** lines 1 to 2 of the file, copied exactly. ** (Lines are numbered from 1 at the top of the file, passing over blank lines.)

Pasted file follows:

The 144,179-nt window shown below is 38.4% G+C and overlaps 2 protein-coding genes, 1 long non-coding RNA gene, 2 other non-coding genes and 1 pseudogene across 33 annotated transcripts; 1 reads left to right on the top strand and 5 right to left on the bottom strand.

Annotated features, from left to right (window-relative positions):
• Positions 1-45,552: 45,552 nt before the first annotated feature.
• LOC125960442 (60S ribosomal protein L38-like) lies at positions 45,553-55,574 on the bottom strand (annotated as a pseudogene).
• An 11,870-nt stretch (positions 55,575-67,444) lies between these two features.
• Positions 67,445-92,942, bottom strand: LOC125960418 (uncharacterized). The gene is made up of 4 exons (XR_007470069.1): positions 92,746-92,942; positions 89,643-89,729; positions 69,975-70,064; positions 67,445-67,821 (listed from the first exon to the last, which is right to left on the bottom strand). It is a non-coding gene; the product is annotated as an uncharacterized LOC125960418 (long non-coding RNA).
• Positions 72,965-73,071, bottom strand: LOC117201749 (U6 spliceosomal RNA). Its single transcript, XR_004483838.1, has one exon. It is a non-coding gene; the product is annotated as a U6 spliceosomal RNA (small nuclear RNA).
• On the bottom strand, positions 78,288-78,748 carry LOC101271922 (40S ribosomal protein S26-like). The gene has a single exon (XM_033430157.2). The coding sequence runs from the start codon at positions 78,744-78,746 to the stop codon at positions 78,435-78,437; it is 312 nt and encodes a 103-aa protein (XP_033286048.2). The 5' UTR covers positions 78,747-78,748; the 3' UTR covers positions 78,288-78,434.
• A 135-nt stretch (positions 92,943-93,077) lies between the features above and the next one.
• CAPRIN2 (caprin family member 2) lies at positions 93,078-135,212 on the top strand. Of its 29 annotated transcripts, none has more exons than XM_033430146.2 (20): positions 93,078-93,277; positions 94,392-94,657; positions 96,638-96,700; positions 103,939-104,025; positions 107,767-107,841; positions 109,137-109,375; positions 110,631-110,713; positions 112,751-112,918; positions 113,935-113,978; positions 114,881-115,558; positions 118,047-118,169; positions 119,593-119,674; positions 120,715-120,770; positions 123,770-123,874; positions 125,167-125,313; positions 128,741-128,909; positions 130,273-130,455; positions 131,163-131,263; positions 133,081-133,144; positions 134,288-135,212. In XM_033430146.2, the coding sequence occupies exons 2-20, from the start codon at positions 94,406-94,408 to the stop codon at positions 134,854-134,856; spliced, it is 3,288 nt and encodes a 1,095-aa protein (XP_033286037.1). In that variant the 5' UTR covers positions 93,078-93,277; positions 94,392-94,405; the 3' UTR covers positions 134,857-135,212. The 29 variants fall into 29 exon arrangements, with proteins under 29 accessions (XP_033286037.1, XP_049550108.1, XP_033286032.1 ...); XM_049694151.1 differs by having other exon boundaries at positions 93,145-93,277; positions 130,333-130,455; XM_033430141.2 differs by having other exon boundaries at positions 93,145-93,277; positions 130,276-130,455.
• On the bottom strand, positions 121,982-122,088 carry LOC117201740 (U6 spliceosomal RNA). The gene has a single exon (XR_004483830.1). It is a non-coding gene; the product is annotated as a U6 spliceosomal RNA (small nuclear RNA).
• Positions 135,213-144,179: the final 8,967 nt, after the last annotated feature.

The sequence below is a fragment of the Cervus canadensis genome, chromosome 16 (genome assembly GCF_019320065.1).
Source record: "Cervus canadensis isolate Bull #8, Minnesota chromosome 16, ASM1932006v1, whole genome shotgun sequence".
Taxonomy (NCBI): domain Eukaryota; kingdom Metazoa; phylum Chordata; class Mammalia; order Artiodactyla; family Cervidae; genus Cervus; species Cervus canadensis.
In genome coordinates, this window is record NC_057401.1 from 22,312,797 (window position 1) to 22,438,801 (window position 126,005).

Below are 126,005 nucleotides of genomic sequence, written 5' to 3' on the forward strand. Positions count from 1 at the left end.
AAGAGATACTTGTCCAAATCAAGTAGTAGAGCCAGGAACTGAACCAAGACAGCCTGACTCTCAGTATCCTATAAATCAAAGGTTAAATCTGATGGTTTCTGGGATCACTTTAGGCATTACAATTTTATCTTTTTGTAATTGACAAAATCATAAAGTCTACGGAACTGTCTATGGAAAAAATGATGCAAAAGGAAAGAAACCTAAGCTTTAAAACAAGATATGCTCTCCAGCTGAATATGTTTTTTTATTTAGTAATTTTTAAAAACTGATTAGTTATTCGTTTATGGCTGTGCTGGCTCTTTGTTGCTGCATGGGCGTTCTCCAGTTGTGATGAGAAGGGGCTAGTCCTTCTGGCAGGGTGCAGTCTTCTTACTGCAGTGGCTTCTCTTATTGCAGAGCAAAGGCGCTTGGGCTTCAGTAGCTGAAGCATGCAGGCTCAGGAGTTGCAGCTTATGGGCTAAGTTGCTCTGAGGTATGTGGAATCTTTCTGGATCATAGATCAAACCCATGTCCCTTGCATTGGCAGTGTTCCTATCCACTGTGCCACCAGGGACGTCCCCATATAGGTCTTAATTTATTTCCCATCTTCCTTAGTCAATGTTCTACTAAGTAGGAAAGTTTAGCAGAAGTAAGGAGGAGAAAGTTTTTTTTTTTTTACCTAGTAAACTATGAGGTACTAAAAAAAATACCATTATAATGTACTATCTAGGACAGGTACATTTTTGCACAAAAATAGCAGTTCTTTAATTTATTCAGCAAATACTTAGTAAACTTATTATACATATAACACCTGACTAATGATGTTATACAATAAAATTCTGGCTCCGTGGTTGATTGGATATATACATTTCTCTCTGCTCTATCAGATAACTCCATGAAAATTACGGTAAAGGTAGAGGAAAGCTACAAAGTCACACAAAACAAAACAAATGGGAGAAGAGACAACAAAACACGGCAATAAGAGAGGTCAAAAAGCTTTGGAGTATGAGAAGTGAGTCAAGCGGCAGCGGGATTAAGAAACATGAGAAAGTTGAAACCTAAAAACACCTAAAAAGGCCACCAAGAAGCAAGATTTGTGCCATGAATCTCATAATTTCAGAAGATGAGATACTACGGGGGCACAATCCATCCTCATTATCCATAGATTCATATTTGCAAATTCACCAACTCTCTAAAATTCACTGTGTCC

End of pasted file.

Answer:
The 144,179-nt window shown below is 38.4% G+C and overlaps 2 protein-coding genes, 1 long non-coding RNA gene, 2 other non-coding genes and 1 pseudogene across 33 annotated transcripts; 1 reads left to right on the top strand and 5 right to left on the bottom strand.

Annotated features, from left to right (window-relative positions):